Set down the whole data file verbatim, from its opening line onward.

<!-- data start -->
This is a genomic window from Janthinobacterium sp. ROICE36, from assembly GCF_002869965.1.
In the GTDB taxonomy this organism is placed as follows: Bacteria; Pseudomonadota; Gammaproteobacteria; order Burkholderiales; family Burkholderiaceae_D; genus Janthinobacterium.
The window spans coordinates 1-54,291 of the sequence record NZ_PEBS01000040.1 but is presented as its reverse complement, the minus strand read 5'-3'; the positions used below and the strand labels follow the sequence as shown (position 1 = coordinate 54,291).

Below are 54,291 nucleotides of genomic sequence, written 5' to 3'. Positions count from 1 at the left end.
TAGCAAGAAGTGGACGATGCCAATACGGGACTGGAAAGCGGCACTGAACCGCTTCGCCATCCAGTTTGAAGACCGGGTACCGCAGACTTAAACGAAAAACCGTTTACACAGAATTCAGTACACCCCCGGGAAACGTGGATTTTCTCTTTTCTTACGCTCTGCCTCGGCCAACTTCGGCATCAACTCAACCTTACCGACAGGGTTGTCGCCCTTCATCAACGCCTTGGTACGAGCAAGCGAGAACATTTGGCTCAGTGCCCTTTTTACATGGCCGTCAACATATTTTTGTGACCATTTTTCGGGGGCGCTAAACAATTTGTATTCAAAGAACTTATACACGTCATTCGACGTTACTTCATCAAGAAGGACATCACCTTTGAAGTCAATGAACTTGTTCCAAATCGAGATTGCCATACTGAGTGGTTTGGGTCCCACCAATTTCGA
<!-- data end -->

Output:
This is a genomic window from Janthinobacterium sp. ROICE36, from assembly GCF_002869965.1.
In the GTDB taxonomy this organism is placed as follows: Bacteria; Pseudomonadota; Gammaproteobacteria; order Burkholderiales; family Burkholderiaceae_D; genus Janthinobacterium.
The window spans coordinates 1-54,291 of the sequence record NZ_PEBS01000040.1 but is presented as its reverse complement, the minus strand read 5'-3'; the positions used below and the strand labels follow the sequence as shown (position 1 = coordinate 54,291).

Below are 54,291 nucleotides of genomic sequence, written 5' to 3'. Positions count from 1 at the left end.
TAGCAAGAAGTGGACGATGCCAATACGGGACTGGAAAGCGGCACTGAACCGCTTCGCCATCCAGTTTGAAGACCGGGTACCGCAGACTTAAACGAAAAACCGTTTACACAGAATTCAGTACACCCCCGGGAAACGTGGATTTTCTCTTTTCTTACGCTCTGCCTCGGCCAACTTCGGCATCAACTCAACCTTACCGACAGGGTTGTCGCCCTTCATCAACGCCTTGGTACGAGCAAGCGAGAACATTTGGCTCAGTGCCCTTTTTACATGGCCGTCAACATATTTTTGTGACCATTTTTCGGGGGCGCTAAACAATTTGTATTCAAAGAACTTATACACGTCATTCGACGTTACTTCATCAAGAAGGACATCACCTTTGAAGTCAATGAACTTGTTCCAAATCGAGATTGCCATACTGAGTGGTTTGGGTCCCACCAATTTCGA